By Donna Hicks.
Cambridge, MA, USA, 12 May 2013:
A remarkable event took place in Tripoli last week – the first of it’s kind since the liberation of Libya. Co-sponsored by the Italian NGO Ara Pacis and the Libya NGO, Al Mubadara Libya Asalam, a conference was held to launch the Libyan Initiative, a project designed to promote healing and reconciliation in a country that has suffered some of the worst indignities humanity has ever endured.
As a member of the board of Ara Pacis, along with fellow board members Dr. Izzeldin Abuelaish, and Nobel Peace Prize winner, Leymah Gbowee, we were invited to address some of the challenges Libya faces in their efforts to put the past to rest and to pave the way for healing and reconciliation.
I convened workshops at the conference, designed to discuss the role that dignity plays in the reconciliation process. Participants were former political prisoners who had survived one of Qadaffi’s bastions of cruelty, the Abu Sleem prison, in which many of them spent up to 35 years.
We heard story after story of the never-ending suffering and torture these men endured. We also took a trip with them to the prison and saw, with or own eyes, the context in which the brutality and humiliation occurred. All I could think of was that human beings were not designed to endure these indignities. Yet, against all odds, many of the men survived.
What the world needs to know about these remarkable men is that when they were set free, they re-entered the world armed not with hatred or the desire for revenge, but with the wisdom of prophets. Libya has dozens of Nelson Mandela’s. They are all clear about one thing: that their role moving forward is to ensure that no Libyan, nor, for that matter, anyone in the world, should ever be treated the way they were in Abu Sleem.
They are dedicating their lives to promoting peace and human dignity – the awareness that we all need to take responsibility for treating each other in a way that honors everyone’s inherent value and vulnerability.
What stuck me the most about the men was their tenderness. They wept while telling their stories, as did the interpreter who translated their words for me. They were not afraid to show their vulnerability; perhaps that’s what happens to human beings when the fear of looking weak becomes irrelevant. What is left is humanity at its finest – the freedom to express and describe every facet of experience with the depth of emotion that defines it.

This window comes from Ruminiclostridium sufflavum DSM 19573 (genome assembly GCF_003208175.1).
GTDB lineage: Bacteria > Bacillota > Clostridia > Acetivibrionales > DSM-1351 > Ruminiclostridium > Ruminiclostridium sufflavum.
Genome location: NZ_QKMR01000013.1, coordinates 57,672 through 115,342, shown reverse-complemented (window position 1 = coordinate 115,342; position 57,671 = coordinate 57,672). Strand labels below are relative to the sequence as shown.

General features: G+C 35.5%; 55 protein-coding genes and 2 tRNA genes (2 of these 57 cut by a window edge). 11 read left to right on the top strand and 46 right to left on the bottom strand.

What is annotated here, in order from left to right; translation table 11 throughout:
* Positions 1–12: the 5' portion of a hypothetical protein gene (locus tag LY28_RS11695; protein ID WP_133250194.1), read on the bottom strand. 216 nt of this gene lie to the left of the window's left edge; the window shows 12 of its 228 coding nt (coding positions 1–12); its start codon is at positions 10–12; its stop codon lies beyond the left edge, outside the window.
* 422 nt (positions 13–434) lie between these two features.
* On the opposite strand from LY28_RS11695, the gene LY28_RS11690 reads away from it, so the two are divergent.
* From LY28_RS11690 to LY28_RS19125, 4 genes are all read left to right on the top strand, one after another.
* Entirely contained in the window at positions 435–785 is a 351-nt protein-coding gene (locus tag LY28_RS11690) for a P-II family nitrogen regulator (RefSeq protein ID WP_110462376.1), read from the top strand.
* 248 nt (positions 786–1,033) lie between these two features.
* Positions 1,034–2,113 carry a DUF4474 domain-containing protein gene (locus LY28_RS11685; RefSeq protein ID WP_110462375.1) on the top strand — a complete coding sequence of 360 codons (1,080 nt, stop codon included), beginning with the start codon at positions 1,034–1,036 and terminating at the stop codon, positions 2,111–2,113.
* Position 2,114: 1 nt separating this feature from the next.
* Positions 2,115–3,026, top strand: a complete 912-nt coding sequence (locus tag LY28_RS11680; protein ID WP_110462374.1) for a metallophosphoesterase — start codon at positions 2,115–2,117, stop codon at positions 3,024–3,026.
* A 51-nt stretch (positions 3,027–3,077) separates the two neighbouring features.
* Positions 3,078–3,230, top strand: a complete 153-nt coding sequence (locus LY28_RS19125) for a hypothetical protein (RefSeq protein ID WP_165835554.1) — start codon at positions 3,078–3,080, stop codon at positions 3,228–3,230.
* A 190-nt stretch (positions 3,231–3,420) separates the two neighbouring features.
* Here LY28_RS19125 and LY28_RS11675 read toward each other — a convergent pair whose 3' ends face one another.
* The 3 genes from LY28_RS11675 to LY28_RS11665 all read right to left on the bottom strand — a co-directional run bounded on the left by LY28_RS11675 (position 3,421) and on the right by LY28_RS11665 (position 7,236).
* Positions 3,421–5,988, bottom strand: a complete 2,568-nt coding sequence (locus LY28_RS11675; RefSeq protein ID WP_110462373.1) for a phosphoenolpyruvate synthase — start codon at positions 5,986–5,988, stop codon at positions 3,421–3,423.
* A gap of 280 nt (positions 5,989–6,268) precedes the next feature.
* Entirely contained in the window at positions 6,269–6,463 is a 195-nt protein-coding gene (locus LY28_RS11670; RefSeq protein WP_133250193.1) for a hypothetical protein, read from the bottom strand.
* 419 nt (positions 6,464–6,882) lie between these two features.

They spoke softly, slowly, and with stunning clarity. They weren’t in a rush, nor felt the need to try convincing us of anything. They simply wanted to tell us the truth of what happened, including the most humiliating experiences. It seemed that by conveying the details, they were purged of the shame; what remained was The Story. What I saw was that truth has its own way of revealing itself – the more vulnerable the beholder, the more powerful the impact.
I also worked with young Libyans from all corners of the country, many of them with visible signs of their patriotic involvement in the revolution – men in their twenties walking with limps and canes. They were very proud to show me the scars where bullets entered and left their bodies. I examined their beautiful faces and wondered how they managed to survive the terror that I know they could not, nor did not want to escape.
The images from their stories still haunt me. These were bright young people who should have had books in their hands, not weapons. Yet, they, too, in the aftermath of the violence, vowed that never again would tyranny take root in the new Libya. They are determined to replace the politics of humiliation with a political culture of dignity. I recruited dozens of Dignity Agents, young and old, during my visit to Tripoli.
The world needs to know that the Libyan people are struggling to recover from the horrors of the Qadaffi regime. They have been through hell. If ever there were a time for the international community to support these brave men and women, it is now. The worst of it is over but the best is yet to come.
Libyans, to be sure, have what it takes to create a new and prosperous country, but why not stand with them and see if we can’t help accelerate the process? We have nothing to lose and everything to gain. Think of all that wisdom they have to share with us.
But perhaps more the point, in the words of George Eliot, our motivation should be this: What are we here for but to make life less difficult for one another?
Donna Hicks, is Associate at the Weatherhead Center for International Affairs, Harvard University and author of the book, Dignity: It’s Essential Role in Resolving Conflict.”
The views expressed in this opinion piece do not necessarily reflect those of the Libya Herald.